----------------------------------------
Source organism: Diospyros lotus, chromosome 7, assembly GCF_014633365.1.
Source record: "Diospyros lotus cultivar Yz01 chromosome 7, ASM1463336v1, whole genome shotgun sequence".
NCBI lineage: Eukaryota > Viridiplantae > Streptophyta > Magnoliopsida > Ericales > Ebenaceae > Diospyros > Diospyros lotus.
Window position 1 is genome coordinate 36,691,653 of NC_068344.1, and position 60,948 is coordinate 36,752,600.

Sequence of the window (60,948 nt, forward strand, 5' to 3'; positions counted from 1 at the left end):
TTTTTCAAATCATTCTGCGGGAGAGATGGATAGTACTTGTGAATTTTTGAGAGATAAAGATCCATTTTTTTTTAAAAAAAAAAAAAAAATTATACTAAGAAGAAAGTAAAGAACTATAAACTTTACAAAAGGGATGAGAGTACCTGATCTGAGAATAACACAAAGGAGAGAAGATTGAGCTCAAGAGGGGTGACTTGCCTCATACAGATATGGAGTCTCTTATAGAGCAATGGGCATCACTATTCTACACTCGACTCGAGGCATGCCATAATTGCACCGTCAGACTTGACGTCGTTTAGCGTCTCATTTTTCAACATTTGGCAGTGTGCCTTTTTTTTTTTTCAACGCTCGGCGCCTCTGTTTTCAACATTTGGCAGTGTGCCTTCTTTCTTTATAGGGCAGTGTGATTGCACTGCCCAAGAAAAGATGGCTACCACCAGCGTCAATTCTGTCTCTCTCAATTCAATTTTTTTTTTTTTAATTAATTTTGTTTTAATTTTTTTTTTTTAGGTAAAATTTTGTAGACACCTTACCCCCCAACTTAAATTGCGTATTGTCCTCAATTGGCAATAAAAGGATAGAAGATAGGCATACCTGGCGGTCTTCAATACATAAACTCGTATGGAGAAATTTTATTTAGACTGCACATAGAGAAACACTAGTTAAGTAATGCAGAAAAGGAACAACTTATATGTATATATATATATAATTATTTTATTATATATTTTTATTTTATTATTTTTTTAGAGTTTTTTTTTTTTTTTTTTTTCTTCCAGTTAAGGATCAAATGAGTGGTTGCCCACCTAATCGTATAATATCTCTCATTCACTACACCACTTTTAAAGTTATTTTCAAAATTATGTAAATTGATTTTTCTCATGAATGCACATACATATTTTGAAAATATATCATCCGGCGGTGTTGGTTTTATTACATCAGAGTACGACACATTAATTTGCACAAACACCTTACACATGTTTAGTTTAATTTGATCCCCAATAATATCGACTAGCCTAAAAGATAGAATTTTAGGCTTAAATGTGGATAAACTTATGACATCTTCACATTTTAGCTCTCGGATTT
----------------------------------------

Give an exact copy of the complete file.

Source organism: Diospyros lotus, chromosome 7, assembly GCF_014633365.1.
Source record: "Diospyros lotus cultivar Yz01 chromosome 7, ASM1463336v1, whole genome shotgun sequence".
NCBI lineage: Eukaryota > Viridiplantae > Streptophyta > Magnoliopsida > Ericales > Ebenaceae > Diospyros > Diospyros lotus.
Window position 1 is genome coordinate 36,691,653 of NC_068344.1, and position 60,948 is coordinate 36,752,600.

Sequence of the window (60,948 nt, forward strand, 5' to 3'; positions counted from 1 at the left end):
TTTTTCAAATCATTCTGCGGGAGAGATGGATAGTACTTGTGAATTTTTGAGAGATAAAGATCCATTTTTTTTTAAAAAAAAAAAAAAAATTATACTAAGAAGAAAGTAAAGAACTATAAACTTTACAAAAGGGATGAGAGTACCTGATCTGAGAATAACACAAAGGAGAGAAGATTGAGCTCAAGAGGGGTGACTTGCCTCATACAGATATGGAGTCTCTTATAGAGCAATGGGCATCACTATTCTACACTCGACTCGAGGCATGCCATAATTGCACCGTCAGACTTGACGTCGTTTAGCGTCTCATTTTTCAACATTTGGCAGTGTGCCTTTTTTTTTTTTCAACGCTCGGCGCCTCTGTTTTCAACATTTGGCAGTGTGCCTTCTTTCTTTATAGGGCAGTGTGATTGCACTGCCCAAGAAAAGATGGCTACCACCAGCGTCAATTCTGTCTCTCTCAATTCAATTTTTTTTTTTTTAATTAATTTTGTTTTAATTTTTTTTTTTTAGGTAAAATTTTGTAGACACCTTACCCCCCAACTTAAATTGCGTATTGTCCTCAATTGGCAATAAAAGGATAGAAGATAGGCATACCTGGCGGTCTTCAATACATAAACTCGTATGGAGAAATTTTATTTAGACTGCACATAGAGAAACACTAGTTAAGTAATGCAGAAAAGGAACAACTTATATGTATATATATATATAATTATTTTATTATATATTTTTATTTTATTATTTTTTTAGAGTTTTTTTTTTTTTTTTTTTTCTTCCAGTTAAGGATCAAATGAGTGGTTGCCCACCTAATCGTATAATATCTCTCATTCACTACACCACTTTTAAAGTTATTTTCAAAATTATGTAAATTGATTTTTCTCATGAATGCACATACATATTTTGAAAATATATCATCCGGCGGTGTTGGTTTTATTACATCAGAGTACGACACATTAATTTGCACAAACACCTTACACATGTTTAGTTTAATTTGATCCCCAATAATATCGACTAGCCTAAAAGATAGAATTTTAGGCTTAAATGTGGATAAACTTATGACATCTTCACATTTTAGCTCTCGGATTT